Combating cow’s milk protein allergy: Nestlé Health Science China introduces two new FSMPs brands
The two products sold under the brand Althéra and Alfaré are extensively hydrolysed formulas (eHFs) meant for infants with Cow’s Milk Protein Allergy (CMPA).
The two eHFs are a modification from products previously present in the Chinese market in accordance with China’s national standards to better meet the nutritional needs of Chinese babies with CMPA and to meet FSMP registration criteria.
The two products are meant for infants under the age of one.
The main difference between the two lies in the presence of lactose.
Althéra is a lactose-containing eHF meant for infants with mild to moderate CMPA, while Alfaré is a lactose-free option for infants with mild to moderate CMPA and experiencing diarrhoea at the same time.
The company launched the two brands at an event in Guangzhou in mid-January.
The eHFs are made through the processes of complex enzymatic hydrolysis of milk proteins, heating, and ultrafiltration technology.
Most infants with CMPA can tolerate small peptides more than non-hydrolysed milk proteins, said Li Wenjun, chief medical officer of Nestlé Health Science, Greater China Region, at the event.
To meet China’s national standards, eHFs are manufactured by hydrolysing the proteins in partially hydrolysed formulas (pHFs) into smaller milk proteins, peptides and amino acids to reduce the allergenicity of bigger milk proteins, professor Chen Tongxin from Shanghai Children's Medical Center said.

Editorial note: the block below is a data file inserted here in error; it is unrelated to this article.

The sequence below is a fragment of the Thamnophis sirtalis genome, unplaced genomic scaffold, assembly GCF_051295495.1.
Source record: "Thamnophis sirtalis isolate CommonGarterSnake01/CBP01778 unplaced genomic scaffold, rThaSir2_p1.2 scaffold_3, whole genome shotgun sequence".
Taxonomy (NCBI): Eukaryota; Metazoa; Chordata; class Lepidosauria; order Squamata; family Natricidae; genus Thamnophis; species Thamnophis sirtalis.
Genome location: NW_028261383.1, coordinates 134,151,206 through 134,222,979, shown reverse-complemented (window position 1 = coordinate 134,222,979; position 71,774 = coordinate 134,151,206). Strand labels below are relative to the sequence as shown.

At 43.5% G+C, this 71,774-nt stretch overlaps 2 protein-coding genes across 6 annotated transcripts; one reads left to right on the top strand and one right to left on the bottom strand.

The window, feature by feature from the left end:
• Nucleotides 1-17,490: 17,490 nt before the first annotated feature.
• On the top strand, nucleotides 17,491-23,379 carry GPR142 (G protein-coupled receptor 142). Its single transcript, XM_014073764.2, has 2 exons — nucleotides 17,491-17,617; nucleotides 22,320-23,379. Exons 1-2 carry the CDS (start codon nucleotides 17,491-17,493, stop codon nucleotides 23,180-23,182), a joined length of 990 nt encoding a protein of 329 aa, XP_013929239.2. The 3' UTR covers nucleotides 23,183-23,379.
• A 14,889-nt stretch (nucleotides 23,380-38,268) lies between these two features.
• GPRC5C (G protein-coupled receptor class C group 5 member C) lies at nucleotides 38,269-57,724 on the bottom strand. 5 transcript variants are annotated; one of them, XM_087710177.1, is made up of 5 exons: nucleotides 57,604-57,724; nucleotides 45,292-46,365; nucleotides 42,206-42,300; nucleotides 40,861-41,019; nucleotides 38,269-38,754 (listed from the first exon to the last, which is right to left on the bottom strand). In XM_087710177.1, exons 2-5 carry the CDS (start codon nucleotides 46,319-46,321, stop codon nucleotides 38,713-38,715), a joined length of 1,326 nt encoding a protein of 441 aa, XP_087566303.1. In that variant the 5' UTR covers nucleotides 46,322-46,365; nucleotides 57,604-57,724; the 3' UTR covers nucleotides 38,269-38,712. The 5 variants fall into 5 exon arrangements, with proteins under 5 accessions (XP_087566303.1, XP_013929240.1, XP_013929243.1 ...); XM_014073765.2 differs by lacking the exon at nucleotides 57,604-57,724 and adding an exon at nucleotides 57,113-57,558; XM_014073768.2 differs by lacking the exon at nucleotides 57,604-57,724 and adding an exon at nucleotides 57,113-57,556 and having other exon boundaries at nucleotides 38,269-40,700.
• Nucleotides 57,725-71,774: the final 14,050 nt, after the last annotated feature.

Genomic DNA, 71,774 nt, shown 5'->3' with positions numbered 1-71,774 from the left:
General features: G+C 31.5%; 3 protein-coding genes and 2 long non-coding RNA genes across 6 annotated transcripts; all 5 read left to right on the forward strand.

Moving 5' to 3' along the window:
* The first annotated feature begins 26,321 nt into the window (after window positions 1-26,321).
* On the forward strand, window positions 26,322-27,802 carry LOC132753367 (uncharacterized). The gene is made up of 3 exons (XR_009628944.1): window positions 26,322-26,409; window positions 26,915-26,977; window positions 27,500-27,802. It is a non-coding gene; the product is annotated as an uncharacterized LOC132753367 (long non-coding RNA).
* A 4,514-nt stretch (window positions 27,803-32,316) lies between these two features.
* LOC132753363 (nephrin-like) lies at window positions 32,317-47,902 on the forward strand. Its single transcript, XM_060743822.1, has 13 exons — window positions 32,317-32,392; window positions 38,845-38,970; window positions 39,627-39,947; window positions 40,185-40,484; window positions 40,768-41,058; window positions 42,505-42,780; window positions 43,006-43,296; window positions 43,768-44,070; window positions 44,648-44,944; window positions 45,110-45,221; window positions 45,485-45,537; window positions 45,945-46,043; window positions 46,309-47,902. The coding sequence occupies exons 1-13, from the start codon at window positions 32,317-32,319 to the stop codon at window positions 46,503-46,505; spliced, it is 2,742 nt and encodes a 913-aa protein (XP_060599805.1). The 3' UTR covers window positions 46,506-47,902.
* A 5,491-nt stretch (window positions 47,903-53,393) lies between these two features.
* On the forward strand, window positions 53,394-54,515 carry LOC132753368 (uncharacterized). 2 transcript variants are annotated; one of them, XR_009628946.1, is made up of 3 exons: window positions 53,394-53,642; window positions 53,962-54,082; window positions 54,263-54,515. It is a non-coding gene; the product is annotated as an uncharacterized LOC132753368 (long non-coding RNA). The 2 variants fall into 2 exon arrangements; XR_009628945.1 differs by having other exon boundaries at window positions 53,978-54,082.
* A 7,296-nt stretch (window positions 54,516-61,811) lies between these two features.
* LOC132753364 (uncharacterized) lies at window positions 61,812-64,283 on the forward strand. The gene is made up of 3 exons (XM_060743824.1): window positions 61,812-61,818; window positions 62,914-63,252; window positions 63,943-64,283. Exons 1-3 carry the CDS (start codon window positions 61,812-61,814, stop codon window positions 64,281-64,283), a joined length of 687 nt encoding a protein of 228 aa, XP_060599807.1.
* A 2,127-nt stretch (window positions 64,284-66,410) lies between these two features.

He added that different production processes would affect the degree of hydrolysis, and subsequently, the peptide size.
Nestlé Health Science China has been actively growing its FSMPs range. Two months ago, it officiated its product innovation centre in Taizhou, Jiangsu province, to beef up its new product creation.
Most of the Chinese parents and clinical diagnosis have confused CMPA with lactose intolerance.
‘Children under 5 years of age can generally tolerate lactose and the congenital lactose intolerance is rare in the clinics, the elimination of lactose from their diet is usually unnecessary,’ professor Gong Sitang from Guangzhou Women and Children’s Medical Centre said at the event.
She said that adding lactose to eHFs could promote calcium absorption and the growth of intestinal probiotics, palatability of the formula and in turn, increase the compliance of feeding.
A key symptom of CMPA amongst Chinese children is atopic dermatitis. According to professor Ma Lin at Beijing Children's Hospital, 40% to 50% of the infants with CMPA suffered from atopic dermatitis and the rate of prevalence is increasing each year.